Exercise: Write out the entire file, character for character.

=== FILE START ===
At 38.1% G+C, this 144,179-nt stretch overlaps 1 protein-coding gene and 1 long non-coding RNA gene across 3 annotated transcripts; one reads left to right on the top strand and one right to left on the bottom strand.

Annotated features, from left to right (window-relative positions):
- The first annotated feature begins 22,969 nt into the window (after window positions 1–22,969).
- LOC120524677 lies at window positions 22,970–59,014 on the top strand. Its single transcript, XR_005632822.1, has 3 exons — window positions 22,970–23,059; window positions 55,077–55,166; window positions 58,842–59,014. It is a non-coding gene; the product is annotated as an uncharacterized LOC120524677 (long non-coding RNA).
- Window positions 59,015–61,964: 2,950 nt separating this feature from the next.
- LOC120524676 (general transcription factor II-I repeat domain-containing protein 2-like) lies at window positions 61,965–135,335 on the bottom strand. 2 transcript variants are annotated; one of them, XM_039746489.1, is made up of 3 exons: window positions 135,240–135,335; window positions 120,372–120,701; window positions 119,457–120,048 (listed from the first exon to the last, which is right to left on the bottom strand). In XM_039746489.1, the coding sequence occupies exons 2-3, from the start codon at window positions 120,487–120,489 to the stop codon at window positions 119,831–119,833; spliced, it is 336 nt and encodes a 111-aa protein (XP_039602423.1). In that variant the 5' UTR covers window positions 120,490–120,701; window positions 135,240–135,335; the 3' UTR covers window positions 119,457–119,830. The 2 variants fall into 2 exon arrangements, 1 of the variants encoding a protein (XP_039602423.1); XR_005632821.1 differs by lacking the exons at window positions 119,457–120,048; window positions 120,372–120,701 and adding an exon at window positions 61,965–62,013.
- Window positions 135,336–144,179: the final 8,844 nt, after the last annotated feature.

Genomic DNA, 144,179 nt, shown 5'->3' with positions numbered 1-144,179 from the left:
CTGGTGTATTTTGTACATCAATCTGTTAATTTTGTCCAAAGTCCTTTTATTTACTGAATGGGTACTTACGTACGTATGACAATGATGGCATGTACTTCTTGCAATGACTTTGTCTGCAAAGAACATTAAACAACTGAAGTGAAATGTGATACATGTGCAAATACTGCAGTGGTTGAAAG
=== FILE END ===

At 38.1% G+C, this 144,179-nt stretch overlaps 1 protein-coding gene and 1 long non-coding RNA gene across 3 annotated transcripts; one reads left to right on the top strand and one right to left on the bottom strand.

Annotated features, from left to right (window-relative positions):
- The first annotated feature begins 22,969 nt into the window (after window positions 1–22,969).
- LOC120524677 lies at window positions 22,970–59,014 on the top strand. Its single transcript, XR_005632822.1, has 3 exons — window positions 22,970–23,059; window positions 55,077–55,166; window positions 58,842–59,014. It is a non-coding gene; the product is annotated as an uncharacterized LOC120524677 (long non-coding RNA).
- Window positions 59,015–61,964: 2,950 nt separating this feature from the next.
- LOC120524676 (general transcription factor II-I repeat domain-containing protein 2-like) lies at window positions 61,965–135,335 on the bottom strand. 2 transcript variants are annotated; one of them, XM_039746489.1, is made up of 3 exons: window positions 135,240–135,335; window positions 120,372–120,701; window positions 119,457–120,048 (listed from the first exon to the last, which is right to left on the bottom strand). In XM_039746489.1, the coding sequence occupies exons 2-3, from the start codon at window positions 120,487–120,489 to the stop codon at window positions 119,831–119,833; spliced, it is 336 nt and encodes a 111-aa protein (XP_039602423.1). In that variant the 5' UTR covers window positions 120,490–120,701; window positions 135,240–135,335; the 3' UTR covers window positions 119,457–119,830. The 2 variants fall into 2 exon arrangements, 1 of the variants encoding a protein (XP_039602423.1); XR_005632821.1 differs by lacking the exons at window positions 119,457–120,048; window positions 120,372–120,701 and adding an exon at window positions 61,965–62,013.
- Window positions 135,336–144,179: the final 8,844 nt, after the last annotated feature.

Genomic DNA, 144,179 nt, shown 5'->3' with positions numbered 1-144,179 from the left:
CTGGTGTATTTTGTACATCAATCTGTTAATTTTGTCCAAAGTCCTTTTATTTACTGAATGGGTACTTACGTACGTATGACAATGATGGCATGTACTTCTTGCAATGACTTTGTCTGCAAAGAACATTAAACAACTGAAGTGAAATGTGATACATGTGCAAATACTGCAGTGGTTGAAAG